John Bintz is founder and president of Apple Tree Investments Inc., an investment bank dedicated to middle-market transactions. The firm raises growth equity capital, sells middle-market businesses and assists entities with strategic business planning. Reach him at (312) 243-9694 or email@example.com.
While the plan is an essential element in securing financing, it should also be an operating guide to the business, with the goals, objectives, milestones and strategies clearly defined and well-written. This is the best way to demonstrate the viability and growth potential of the business and to showcase the entrepreneur's knowledge and understanding of what is needed to meet the company's objectives.
The first reading of a plan is the investors' initial opportunity to evaluate the individuals who will manage the business and to measure the potential for return on this investment.
A quality business plan is an important first step in convincing investors that the management team has the experience to build a successful enterprise. It also provides measurable operating and financial objectives for management and potential investors to measure the target company's progress.
The plan should address the following business issues from the perspective of the investor.
* Is the management team capable of growing the business rapidly and successfully, and has it done it before?
* Is the product, service or technology fully developed?
* Is the product unique, and what value does it create so that buyers will want to purchase the product or service?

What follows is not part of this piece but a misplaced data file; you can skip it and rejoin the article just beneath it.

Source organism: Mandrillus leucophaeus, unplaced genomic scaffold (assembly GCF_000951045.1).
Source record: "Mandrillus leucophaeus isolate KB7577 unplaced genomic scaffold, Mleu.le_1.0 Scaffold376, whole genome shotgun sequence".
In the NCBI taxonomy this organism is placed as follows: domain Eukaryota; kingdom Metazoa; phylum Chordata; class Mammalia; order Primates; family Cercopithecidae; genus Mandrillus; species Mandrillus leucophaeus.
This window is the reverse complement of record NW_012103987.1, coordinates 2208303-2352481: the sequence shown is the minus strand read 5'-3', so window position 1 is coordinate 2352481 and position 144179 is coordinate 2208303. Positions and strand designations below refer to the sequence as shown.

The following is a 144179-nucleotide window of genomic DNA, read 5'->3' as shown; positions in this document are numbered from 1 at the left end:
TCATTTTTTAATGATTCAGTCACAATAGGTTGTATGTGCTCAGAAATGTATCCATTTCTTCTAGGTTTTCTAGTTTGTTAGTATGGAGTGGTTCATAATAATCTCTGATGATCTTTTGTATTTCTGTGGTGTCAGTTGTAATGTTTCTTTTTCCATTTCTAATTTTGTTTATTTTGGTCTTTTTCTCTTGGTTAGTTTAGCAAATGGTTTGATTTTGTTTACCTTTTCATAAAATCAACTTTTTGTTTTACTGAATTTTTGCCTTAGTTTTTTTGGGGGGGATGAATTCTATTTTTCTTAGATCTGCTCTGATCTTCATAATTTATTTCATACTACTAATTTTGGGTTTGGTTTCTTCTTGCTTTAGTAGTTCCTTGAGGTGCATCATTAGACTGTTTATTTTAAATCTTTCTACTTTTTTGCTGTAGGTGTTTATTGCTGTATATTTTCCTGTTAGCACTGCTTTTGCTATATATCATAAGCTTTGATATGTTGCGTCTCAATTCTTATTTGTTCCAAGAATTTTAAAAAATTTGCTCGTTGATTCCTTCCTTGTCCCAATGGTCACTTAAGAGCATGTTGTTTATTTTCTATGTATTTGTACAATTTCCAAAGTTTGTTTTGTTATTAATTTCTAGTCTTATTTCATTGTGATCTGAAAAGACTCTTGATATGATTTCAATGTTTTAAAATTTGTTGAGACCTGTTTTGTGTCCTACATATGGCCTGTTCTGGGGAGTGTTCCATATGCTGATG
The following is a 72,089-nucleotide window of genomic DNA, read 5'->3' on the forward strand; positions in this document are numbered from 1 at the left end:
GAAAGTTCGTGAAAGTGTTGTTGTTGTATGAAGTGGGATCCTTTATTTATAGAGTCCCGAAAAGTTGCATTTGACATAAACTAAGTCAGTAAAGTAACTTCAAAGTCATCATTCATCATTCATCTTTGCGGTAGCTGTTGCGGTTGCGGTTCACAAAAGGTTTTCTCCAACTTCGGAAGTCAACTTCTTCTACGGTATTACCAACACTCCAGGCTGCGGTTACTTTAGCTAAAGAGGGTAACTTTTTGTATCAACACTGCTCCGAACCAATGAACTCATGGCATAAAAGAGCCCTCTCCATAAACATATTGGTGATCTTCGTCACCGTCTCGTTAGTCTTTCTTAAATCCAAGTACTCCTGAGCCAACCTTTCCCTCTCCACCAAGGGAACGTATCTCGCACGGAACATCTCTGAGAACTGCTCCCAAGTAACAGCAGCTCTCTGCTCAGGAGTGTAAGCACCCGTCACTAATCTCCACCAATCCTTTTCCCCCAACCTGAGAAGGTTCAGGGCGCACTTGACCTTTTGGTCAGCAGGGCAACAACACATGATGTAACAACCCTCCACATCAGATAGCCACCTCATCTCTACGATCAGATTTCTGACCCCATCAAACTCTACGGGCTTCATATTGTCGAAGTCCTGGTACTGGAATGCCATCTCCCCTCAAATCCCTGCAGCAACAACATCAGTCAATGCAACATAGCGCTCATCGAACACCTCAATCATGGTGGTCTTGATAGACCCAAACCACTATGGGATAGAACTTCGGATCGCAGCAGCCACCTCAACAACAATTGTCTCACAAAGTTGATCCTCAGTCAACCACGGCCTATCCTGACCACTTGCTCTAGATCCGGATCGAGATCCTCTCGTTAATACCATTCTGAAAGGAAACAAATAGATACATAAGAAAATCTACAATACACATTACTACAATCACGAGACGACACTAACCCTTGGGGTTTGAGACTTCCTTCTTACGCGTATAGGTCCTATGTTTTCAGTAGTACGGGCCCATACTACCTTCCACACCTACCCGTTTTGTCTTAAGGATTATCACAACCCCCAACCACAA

* Is the market potential large enough?
* Does the team understand how to penetrate the market?
* Do significant barriers to entry exist?
* How much money is required, and how will it be utilized?
* What exit strategies are possible?
* What are the financial projections?
* What is the valuation range?
* What are the market opportunities and risks?
* What is the capital raise/sale process?
The capital raising/sale process
Most often, the first step in dealing with investors is to forward them a copy of the executive summary. And because investors (venture capitalists, potential buyers and individual investors, a.k.a. angels) have to deal with so many proposals, the summary must immediately grab the reader's attention. The executive summary will either entice investors to read the entire proposal or convince them not to invest further time.
If the summary is of interest, a business plan will be requested. Then the entrepreneur will be contacted for the first of what will generally be several meetings, and the venture capitalist/individual investor may begin the due diligence process.
Since investors are in the business of making risk investments, a thorough analysis of the company's business prospects, management team, industry, and financial forecasts will precede any investment.
Where an entrepreneur can find capital
An entrepreneur can raise capital from a variety of sources -- bootstrapping, friends and family, angel investors, venture capital firms, SBA, vendors, strategic partners, etc. Typically, companies in the following stages their life cycle will seek funding from the following sources.
Start-up and early stage. Bootstrapping, savings, credit cards, friends and family
First and second stage. Friends and family, profits from operations, angel investors, SBA loans, early stage venture capital firms, vendors and strategic alliances
Third and fourth stage. Venture capital firms
Liquidity events. Public markets (IPO), buyout firms, strategic acquisition from competitor or firm in acquisition mode looking to add on to existing platform